Determining how the U.S. economy is doing now and its outlook for the future is challenging enough without throwing politics into the mix. Keeping in mind the upcoming presidential election, most Republican and/or right wing sources say we’re going to hell in a handbasket; while most Democratic/left wing sources crow that everything’s coming up roses.
Finding the truth requires purging yourself of partisan sources and looking to known unbiased information. I count the British journal, The Economist, as one of those balanced sources. And The Economist is sounding cautiously optimistic about the outlook for the U.S. economy.
The Economist calls the American economy “unmired” and reports that the recovery is “neither robust nor dramatic. But it is real.”
“Economic and financial indicators released in the past few weeks portray a surprisingly chipper economy,” the article states. “In the three months to the end of February employers added 734,000 jobs, which is the best result since April 2006.”
The magazine sited a slowing of the slide in property tax revenues, stabilization of tourism revenues and an actual increase in sales tax revenues as evidence of improvements.
An array of other economic factors was also detailed, including increased manufacturing, a lower net import of oil and a loosening of bank credit. Even state and local government employment has inched up in the last quarter. That’s because government entities are no longer feeling as much of a pinch from falling revenues.
“At present just four states are reporting mid-year budget gaps, according to the National Conference of State Legislatures; this time last year, 15 did; the year before that, 36,” the article notes.
But Politico’s Josh Boak warns that there are numerous reasons the recovery could go awry. In his March 18 article, he enumerates five of those, and the first is no surprise: gas prices.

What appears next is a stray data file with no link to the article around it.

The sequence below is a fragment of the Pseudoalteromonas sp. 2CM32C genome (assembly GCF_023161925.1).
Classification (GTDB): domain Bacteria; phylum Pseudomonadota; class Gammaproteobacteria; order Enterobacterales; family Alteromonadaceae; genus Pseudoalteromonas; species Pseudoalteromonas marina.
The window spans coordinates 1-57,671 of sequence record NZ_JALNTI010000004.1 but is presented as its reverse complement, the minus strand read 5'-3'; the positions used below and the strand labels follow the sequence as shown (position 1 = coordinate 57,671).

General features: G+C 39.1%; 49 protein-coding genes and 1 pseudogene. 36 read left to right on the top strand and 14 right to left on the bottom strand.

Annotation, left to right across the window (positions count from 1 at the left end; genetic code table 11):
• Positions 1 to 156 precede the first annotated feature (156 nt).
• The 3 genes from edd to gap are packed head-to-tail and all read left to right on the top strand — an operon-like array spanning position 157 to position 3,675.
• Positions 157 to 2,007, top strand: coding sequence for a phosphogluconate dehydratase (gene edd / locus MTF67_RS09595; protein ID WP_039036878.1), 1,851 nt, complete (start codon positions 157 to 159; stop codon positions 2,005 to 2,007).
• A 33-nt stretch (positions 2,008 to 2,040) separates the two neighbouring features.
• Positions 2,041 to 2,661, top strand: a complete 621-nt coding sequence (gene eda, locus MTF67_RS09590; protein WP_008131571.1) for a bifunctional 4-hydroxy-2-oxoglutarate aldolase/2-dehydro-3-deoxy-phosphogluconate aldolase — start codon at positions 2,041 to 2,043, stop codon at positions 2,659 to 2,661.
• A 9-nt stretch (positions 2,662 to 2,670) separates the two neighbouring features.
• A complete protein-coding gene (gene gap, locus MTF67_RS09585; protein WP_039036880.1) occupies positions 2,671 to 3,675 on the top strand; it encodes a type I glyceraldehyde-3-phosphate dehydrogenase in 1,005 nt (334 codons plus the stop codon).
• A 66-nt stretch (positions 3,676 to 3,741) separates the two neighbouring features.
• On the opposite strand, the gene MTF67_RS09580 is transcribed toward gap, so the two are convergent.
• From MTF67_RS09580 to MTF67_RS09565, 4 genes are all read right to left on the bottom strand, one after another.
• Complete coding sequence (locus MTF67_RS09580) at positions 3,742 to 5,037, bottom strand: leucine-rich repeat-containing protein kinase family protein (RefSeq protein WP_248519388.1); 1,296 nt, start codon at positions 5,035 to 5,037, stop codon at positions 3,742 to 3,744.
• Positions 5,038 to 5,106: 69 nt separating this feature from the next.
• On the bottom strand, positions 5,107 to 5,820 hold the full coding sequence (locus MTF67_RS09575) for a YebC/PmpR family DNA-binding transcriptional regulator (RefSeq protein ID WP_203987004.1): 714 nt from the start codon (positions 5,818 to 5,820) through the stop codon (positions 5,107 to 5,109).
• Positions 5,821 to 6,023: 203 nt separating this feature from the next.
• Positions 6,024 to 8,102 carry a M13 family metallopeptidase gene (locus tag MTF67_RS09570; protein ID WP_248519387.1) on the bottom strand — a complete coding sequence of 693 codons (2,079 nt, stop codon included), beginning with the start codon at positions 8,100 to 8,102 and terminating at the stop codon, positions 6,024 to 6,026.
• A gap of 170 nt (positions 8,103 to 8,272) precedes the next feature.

“Americans already pay $3.52 a gallon, up about 39 cents compared to last year. Analysts expect that to exceed $4 in the months ahead — an increase that would squeeze many family budgets in a way they’ll feel directly.”
Boak notes in his article that gas prices usually spike around Memorial Day then fade as summer ends – hence the price of gasoline may not be as much of a political factor on election day in November.
The second reason Boak sites is the erosion of consumer spending on retail items such as clothing. He notes that shoppers have moved away from high-priced stores such as Nordstrom’s and Macy’s in favor of discounters including Wal-Mart and T.J. Maxx. As a result, consumers end up spending less money in the all-important retail marketplace.
Boak also notes the possibility of a worsening European economic crisis, the slow rate of recovery in the housing market, and the continuing dismal unemployment rate among Africa-Americans.
The Economist article also recognizes these risks for the American economy, but reaches an optimistic conclusion:
“Economic recovery doesn’t have to wait for all of America’s imbalances to be corrected. It only needs the process to advance far enough for the normal cyclical forces of employment, income and spending to take hold. And though their grip may be tenuous, and a shock might yet dislodge it, it now seems that, at last, they have.”